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Photo Credit: Rexie Adlawan

It’s no secret that aloha is one of the most well-known Hawaiian words — both in the islands and around the world. As the song says, not only can aloha be used as a greeting, but also a farewell or good-bye. But there really is much more to this word…

The term aloha derives from Proto-Polynesia and dates back to the early 1800’s. When broken down, the literal translation of the phrase translates to [Alo] meaning ‘presence’ and [Hā] meaning ‘breath.’ Together the word aloha translates to ‘The presence of breath’ or ‘breath of life.’

There are no words to describe the meaning of aloha as there is more to the spirit of the word. Legend says the spirit behind aloha was taught to the Hawaiian children long ago as a way of life embodied in the following acronym:

A: “Akahai,” meaning kindness, to be expressed with tenderness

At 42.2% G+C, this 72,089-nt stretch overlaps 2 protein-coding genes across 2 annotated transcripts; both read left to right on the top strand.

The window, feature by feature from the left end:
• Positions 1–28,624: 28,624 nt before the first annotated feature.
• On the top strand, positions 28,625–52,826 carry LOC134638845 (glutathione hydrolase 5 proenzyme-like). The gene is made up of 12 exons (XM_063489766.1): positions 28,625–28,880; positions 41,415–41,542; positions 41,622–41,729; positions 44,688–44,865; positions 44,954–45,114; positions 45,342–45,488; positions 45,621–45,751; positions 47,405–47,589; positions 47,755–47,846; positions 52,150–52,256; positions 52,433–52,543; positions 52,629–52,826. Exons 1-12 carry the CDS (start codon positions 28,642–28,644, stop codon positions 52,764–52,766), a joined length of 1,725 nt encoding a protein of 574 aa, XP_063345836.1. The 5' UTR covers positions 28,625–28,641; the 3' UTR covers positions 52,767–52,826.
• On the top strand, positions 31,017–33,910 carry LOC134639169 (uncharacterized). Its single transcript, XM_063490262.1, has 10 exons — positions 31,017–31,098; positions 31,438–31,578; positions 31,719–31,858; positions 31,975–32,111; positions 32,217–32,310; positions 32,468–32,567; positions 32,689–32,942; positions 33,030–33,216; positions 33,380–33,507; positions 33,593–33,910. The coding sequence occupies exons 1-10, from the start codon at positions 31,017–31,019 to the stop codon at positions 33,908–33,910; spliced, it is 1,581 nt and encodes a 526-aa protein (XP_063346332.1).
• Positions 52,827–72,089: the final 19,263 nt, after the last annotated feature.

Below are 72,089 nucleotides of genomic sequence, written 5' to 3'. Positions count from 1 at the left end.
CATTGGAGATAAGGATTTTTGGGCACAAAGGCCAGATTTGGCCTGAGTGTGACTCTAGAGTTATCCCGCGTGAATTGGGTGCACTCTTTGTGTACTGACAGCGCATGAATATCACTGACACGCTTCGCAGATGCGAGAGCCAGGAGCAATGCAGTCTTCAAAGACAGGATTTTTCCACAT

L: “Lokahi,” meaning unity, to be expressed with harmony
O: “Oluolu,” meaning agreeable, to be expressed with pleasantness
H: “Haahaa,” meaning humility, to be expressed with modesty
A: “Ahonui,” meaning patience, to be expressed with perseverance

Through the years aloha became such a popular term due to its genuine nature and the word has been adopted by other languages and people around the world. This overwhelming popularity is what ultimately led Hawaii to be nicknamed the ‘Aloha State’ – as you’ll see on many Hawaii license plates when driving around the state.

The late Queen Lil’uokalani once said, “Aloha is to learn what is not said, to see what cannot be seen and to know the unknowable.”

Regardless of its world popularity, the spirit behind aloha is alive and well. So, when visiting the islands, don’t be afraid to greet your hotel attendant or grocer at the store with a simple ‘Aloha’ while holding its true meaning close to your heart.